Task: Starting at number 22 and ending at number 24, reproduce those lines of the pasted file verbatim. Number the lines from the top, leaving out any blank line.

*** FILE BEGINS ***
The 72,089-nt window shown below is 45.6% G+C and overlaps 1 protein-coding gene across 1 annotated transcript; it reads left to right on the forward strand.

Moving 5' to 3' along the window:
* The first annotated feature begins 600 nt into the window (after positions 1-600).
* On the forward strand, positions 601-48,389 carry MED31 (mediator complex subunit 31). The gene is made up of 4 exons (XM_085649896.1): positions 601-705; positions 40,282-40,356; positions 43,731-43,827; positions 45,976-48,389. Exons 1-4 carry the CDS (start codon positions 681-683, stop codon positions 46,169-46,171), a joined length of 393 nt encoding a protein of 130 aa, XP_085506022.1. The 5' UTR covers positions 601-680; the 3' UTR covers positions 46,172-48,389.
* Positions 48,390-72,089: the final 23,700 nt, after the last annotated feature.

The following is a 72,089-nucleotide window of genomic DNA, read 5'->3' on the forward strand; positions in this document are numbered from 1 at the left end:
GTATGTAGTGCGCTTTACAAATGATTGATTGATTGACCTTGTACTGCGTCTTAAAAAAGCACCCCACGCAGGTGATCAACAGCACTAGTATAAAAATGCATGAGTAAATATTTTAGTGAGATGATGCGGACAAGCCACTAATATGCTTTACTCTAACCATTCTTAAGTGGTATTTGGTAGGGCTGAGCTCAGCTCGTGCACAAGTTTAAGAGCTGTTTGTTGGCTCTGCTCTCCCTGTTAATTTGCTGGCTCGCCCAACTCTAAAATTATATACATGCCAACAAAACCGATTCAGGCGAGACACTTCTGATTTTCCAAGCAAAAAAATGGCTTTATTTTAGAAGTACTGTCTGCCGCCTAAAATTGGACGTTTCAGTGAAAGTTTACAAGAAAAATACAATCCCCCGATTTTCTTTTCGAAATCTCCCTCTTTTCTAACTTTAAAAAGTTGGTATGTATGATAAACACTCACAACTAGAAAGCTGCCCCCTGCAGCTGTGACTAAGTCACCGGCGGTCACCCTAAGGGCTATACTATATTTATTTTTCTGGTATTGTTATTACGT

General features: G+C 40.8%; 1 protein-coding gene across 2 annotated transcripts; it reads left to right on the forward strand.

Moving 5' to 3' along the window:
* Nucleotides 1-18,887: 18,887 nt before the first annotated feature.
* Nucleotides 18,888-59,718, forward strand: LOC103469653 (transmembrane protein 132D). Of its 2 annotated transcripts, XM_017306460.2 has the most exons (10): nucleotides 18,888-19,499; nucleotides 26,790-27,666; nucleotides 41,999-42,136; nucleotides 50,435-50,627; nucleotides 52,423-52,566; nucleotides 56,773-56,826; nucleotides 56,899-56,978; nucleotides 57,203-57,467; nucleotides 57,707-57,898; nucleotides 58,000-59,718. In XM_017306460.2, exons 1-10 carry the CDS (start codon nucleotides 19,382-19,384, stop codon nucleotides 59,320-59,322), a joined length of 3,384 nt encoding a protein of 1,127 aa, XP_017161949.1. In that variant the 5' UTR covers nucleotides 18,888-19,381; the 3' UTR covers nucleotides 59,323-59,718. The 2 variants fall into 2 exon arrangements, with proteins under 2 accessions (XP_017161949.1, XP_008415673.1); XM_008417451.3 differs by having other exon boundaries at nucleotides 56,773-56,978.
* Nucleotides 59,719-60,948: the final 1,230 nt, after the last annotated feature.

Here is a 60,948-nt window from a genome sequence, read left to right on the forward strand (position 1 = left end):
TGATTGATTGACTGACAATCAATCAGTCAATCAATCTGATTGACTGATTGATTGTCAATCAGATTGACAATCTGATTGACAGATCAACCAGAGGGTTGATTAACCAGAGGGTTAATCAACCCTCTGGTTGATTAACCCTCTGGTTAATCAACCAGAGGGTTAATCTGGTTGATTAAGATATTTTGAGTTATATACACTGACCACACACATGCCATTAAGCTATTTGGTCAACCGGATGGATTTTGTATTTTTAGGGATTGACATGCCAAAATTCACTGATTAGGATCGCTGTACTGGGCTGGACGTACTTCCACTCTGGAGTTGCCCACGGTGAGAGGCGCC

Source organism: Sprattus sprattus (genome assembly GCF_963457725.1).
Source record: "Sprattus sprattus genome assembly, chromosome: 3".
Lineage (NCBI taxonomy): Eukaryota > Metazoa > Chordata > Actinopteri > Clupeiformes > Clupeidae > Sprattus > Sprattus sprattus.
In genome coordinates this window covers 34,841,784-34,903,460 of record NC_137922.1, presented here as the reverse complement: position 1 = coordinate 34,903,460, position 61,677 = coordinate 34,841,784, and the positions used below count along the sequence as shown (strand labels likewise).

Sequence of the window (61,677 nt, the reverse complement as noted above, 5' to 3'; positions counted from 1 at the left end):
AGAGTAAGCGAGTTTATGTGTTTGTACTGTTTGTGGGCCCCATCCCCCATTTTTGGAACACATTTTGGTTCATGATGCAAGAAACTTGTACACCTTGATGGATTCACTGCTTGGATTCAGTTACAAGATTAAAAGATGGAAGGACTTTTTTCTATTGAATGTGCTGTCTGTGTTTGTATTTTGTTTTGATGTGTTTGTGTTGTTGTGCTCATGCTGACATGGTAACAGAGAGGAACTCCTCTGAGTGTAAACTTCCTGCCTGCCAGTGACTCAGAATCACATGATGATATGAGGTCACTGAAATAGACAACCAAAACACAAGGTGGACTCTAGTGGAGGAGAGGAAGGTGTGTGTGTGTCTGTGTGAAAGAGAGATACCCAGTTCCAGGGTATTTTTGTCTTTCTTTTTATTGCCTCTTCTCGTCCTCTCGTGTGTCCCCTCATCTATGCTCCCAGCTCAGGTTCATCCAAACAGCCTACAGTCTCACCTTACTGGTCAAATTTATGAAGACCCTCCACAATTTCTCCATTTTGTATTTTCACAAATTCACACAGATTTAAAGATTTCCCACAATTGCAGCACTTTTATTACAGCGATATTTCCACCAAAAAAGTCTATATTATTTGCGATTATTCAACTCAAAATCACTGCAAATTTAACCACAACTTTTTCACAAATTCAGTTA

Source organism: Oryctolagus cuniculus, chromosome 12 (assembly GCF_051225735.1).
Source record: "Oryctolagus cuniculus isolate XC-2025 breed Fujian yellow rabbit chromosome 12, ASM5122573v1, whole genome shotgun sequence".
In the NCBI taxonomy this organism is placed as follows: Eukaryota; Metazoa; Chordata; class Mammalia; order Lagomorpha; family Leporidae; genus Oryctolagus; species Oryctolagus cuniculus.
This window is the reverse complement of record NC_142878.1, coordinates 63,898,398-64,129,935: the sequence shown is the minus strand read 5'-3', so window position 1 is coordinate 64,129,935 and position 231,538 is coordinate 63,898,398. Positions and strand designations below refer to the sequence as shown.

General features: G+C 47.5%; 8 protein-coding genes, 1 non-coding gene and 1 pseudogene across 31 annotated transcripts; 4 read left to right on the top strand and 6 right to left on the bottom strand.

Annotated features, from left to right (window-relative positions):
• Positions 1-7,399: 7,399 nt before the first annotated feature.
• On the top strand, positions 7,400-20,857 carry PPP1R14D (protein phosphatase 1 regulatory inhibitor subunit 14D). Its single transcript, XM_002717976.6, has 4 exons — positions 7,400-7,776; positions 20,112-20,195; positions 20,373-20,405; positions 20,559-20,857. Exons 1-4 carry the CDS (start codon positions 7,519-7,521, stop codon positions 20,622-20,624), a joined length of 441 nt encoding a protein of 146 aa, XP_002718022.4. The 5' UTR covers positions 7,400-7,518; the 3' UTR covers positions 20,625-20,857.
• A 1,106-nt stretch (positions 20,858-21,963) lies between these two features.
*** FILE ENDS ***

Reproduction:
Source record: "Oryctolagus cuniculus isolate XC-2025 breed Fujian yellow rabbit chromosome 12, ASM5122573v1, whole genome shotgun sequence".
In the NCBI taxonomy this organism is placed as follows: Eukaryota; Metazoa; Chordata; class Mammalia; order Lagomorpha; family Leporidae; genus Oryctolagus; species Oryctolagus cuniculus.
This window is the reverse complement of record NC_142878.1, coordinates 63,898,398-64,129,935: the sequence shown is the minus strand read 5'-3', so window position 1 is coordinate 64,129,935 and position 231,538 is coordinate 63,898,398. Positions and strand designations below refer to the sequence as shown.